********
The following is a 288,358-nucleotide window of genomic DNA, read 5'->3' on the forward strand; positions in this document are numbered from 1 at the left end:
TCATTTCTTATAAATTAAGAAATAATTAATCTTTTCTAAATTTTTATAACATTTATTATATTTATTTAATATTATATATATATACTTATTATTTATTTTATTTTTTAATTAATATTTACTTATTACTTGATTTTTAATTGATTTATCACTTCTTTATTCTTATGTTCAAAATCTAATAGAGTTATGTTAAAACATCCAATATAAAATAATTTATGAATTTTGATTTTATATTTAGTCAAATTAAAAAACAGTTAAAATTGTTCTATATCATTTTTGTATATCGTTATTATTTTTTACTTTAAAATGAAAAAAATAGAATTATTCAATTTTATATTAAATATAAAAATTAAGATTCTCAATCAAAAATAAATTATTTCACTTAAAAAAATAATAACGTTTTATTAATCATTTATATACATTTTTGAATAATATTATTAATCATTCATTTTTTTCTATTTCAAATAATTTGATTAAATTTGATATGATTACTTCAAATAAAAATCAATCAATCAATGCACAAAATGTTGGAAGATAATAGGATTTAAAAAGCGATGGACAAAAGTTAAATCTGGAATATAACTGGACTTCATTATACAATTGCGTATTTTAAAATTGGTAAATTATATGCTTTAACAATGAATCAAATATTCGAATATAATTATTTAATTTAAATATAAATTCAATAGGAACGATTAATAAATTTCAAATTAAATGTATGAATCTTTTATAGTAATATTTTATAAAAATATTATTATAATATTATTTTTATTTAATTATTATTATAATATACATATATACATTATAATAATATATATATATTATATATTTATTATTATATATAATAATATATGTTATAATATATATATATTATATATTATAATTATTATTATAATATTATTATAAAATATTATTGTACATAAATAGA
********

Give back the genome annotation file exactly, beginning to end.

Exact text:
The following is a 288,358-nucleotide window of genomic DNA, read 5'->3' on the forward strand; positions in this document are numbered from 1 at the left end:
TCATTTCTTATAAATTAAGAAATAATTAATCTTTTCTAAATTTTTATAACATTTATTATATTTATTTAATATTATATATATATACTTATTATTTATTTTATTTTTTAATTAATATTTACTTATTACTTGATTTTTAATTGATTTATCACTTCTTTATTCTTATGTTCAAAATCTAATAGAGTTATGTTAAAACATCCAATATAAAATAATTTATGAATTTTGATTTTATATTTAGTCAAATTAAAAAACAGTTAAAATTGTTCTATATCATTTTTGTATATCGTTATTATTTTTTACTTTAAAATGAAAAAAATAGAATTATTCAATTTTATATTAAATATAAAAATTAAGATTCTCAATCAAAAATAAATTATTTCACTTAAAAAAATAATAACGTTTTATTAATCATTTATATACATTTTTGAATAATATTATTAATCATTCATTTTTTTCTATTTCAAATAATTTGATTAAATTTGATATGATTACTTCAAATAAAAATCAATCAATCAATGCACAAAATGTTGGAAGATAATAGGATTTAAAAAGCGATGGACAAAAGTTAAATCTGGAATATAACTGGACTTCATTATACAATTGCGTATTTTAAAATTGGTAAATTATATGCTTTAACAATGAATCAAATATTCGAATATAATTATTTAATTTAAATATAAATTCAATAGGAACGATTAATAAATTTCAAATTAAATGTATGAATCTTTTATAGTAATATTTTATAAAAATATTATTATAATATTATTTTTATTTAATTATTATTATAATATACATATATACATTATAATAATATATATATATTATATATTTATTATTATATATAATAATATATGTTATAATATATATATATTATATATTATAATTATTATTATAATATTATTATAAAATATTATTGTACATAAATAGA